Why Do We Feel We Can't Escape A System That We Created?
Especially when they're not working, why do we maintain the status quo, whether it be health systems, social systems or political and government systems? Why do we resist change even when the system is failing, corrupt or unjust? A new article in Current Directions in Psychological Science, illuminates the conditions under which we’re motivated to defend our systems--a process called “system justification.”
System justification isn’t the same as acquiescence, explains Aaron C. Kay, a psychologist at Duke University’s Fuqua School of Business and the Department of Psychology & Neuroscience, who co-authored the paper with University of Waterloo graduate student Justin Friesen. “It’s pro-active. When someone comes to justify the status quo, they also come to see it as what should be.”
In this lapse of values like equality and fairness, no one can now stay behind personally comfortable walls with people like ourselves and ask someone else - politicians and other "leaders" - to solve the problems that we all let fester, thinking we were immune to catastrophes that only affected others. The cooperation and compromises we need for change will not happen until "we the people" demonstrate that it can be done in our local communities. Wherever we live, we must model it before we demand it of others.
Only private citizens can develop a new consensus about the future role of our nations in the world and its collective responsibility for the use of our common heritage to benefit all Americans and the world at large. All of us must learn again that when a singular government becomes the central orchestrator of a complex society and distorts its laws to benefit the few, it will kill "the goose that lays the golden eggs."
Reviewing laboratory and cross-national studies, Kay's paper illuminates four situations that foster system justification: system threat, system dependence, system inescapability, and low personal control.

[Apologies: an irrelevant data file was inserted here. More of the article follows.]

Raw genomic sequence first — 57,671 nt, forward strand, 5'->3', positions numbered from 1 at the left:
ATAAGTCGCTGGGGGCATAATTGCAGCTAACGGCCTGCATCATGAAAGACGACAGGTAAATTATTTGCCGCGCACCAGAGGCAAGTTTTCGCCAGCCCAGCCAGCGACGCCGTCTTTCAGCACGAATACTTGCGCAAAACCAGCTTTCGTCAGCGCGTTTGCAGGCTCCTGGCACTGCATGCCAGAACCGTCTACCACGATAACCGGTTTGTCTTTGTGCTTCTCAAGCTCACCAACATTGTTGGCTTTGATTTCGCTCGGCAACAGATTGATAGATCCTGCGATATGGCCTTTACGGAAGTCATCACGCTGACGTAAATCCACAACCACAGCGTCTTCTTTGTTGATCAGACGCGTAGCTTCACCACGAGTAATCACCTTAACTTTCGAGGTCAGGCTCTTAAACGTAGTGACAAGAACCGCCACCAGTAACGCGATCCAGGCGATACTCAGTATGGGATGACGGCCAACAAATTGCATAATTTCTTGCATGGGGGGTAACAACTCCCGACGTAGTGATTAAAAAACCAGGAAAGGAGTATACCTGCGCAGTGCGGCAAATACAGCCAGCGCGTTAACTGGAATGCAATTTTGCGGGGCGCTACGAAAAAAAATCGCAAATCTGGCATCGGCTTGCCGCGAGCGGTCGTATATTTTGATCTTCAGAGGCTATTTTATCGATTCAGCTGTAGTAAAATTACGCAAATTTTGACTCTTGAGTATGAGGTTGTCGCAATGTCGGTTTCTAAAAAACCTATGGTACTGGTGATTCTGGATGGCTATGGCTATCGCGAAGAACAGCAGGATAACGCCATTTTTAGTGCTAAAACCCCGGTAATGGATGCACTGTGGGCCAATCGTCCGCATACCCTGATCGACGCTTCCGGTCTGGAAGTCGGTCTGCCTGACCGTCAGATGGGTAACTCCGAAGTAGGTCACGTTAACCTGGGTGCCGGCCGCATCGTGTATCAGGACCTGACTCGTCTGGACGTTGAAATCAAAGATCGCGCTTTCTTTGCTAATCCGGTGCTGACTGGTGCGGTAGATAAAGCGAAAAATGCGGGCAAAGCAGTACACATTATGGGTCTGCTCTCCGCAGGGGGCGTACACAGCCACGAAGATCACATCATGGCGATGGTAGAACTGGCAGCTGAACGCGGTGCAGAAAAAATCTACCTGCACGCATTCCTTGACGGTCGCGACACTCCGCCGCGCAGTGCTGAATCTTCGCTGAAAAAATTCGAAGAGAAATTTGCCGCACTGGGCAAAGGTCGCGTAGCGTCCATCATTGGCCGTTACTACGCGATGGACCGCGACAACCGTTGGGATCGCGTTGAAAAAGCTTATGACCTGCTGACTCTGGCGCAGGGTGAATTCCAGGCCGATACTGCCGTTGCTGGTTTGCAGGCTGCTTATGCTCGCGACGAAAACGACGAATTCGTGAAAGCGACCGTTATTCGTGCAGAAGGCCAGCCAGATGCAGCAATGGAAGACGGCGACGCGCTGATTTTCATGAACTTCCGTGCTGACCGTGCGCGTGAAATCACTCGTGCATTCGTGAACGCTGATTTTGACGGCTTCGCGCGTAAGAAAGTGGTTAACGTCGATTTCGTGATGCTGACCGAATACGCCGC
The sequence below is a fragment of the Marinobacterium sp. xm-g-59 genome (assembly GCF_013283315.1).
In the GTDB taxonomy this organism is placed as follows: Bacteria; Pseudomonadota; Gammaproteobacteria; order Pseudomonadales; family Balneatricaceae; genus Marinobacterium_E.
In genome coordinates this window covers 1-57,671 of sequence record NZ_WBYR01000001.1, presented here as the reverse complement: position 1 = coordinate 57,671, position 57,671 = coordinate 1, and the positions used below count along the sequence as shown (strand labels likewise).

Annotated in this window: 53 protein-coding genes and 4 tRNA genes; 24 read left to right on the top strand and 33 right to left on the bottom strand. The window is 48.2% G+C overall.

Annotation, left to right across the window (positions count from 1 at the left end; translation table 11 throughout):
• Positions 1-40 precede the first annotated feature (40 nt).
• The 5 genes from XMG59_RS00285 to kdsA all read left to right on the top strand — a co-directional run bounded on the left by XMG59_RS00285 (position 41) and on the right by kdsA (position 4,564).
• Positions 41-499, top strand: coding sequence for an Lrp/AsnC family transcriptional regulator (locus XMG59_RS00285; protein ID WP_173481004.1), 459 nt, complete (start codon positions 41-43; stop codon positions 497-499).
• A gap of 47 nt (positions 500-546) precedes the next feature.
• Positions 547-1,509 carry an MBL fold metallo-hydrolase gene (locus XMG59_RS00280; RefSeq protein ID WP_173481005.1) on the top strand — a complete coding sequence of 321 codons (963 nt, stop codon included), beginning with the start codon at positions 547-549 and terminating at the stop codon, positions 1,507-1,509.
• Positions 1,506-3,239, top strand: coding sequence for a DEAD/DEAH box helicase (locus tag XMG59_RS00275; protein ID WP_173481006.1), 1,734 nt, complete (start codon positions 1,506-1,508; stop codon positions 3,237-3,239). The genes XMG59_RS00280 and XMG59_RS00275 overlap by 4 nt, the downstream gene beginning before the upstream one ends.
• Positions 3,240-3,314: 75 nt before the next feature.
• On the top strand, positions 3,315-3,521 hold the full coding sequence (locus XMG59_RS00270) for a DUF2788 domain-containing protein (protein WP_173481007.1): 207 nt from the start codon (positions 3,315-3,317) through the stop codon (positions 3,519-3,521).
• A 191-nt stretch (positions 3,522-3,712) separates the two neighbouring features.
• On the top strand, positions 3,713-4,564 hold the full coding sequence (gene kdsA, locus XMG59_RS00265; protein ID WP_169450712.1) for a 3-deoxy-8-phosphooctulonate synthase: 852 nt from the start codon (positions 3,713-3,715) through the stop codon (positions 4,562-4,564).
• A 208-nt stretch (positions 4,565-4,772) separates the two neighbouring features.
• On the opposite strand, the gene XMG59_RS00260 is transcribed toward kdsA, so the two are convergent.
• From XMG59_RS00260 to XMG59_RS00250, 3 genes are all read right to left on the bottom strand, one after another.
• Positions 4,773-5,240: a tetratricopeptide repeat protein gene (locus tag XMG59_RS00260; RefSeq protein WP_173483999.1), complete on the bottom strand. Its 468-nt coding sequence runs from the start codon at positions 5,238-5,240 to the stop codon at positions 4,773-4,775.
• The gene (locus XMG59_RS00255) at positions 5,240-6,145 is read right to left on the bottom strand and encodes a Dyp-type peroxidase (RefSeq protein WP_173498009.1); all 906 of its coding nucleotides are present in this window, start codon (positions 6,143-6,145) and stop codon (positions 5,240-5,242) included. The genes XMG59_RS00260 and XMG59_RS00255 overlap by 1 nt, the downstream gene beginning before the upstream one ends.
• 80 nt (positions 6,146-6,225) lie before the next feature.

When we’re threatened we defend ourselves--and our systems. Before 9/11, for instance, President George W. Bush was sinking in the polls. But as soon as the planes hit the World Trade Center, the president’s approval ratings soared. So did support for Congress and the police. During Hurricane Katrina, America witnessed FEMA’s spectacular failure to rescue the hurricane’s victims. Yet many people blamed those victims for their fate rather than admitting the agency flunked and supporting ideas for fixing it. In times of crisis, say the authors, we want to believe the system works.
We also defend systems we rely on. In one experiment, students made to feel dependent on their university defended a school funding policy--but disapproved of the same policy if it came from the government, which they didn’t perceive as affecting them closely. However, if they felt dependent on the government, they liked the policy originating from it, but not from the school.
When it comes to health, we largely depend on conventional and regulatory systems that we feel assist in maintaining or advancing mechanisms that help control our health. The problem is, we have created self-perpetuating institutions that do the opposite. The FDA, USDA, NIAID, NIH CDC nationally and the WHO internationally are just a few examples of agencies whose implicit purpose is to support corporate entities such as pharmaceutical conglomerates that destroy rather than advance our health. They spread their octopus-like arms as mechanisms to convert and re-allocate large percentages of the nation's common resources (its human labor, nature's riches, and citizens' creativity) to a small percentage of U.S. citizens and international corporations. This process includes not only the transfer of general tax revenue. Even more important is the use (or non-use) of regulatory power to economically favor certain groups, particularly the largely amoral financial and corporate sectors.
When we feel we can’t escape a system, we adapt. That includes feeling okay about things we might otherwise consider undesirable. The authors note one study in which participants were told that men’s salaries in their country are 20% higher than women’s. Rather than implicate an unfair system, those who felt they couldn’t emigrate chalked up the wage gap to innate differences between the sexes. “You’d think that when people are stuck with a system, they’d want to change it more,” says Kay. But in fact, the more stuck they are, the more likely are they to explain away its shortcomings. Finally, a related phenomenon: The less control people feel over their own lives, the more they endorse systems and leaders that offer a sense of order.
The research on system justification can enlighten those who are frustrated when people don’t rise up in what would seem their own best interests. Says Kay: “If you want to understand how to get social change to happen, you need to understand the conditions that make people resist change and what makes them open to acknowledging that change might be a necessity.”
15 December 2011
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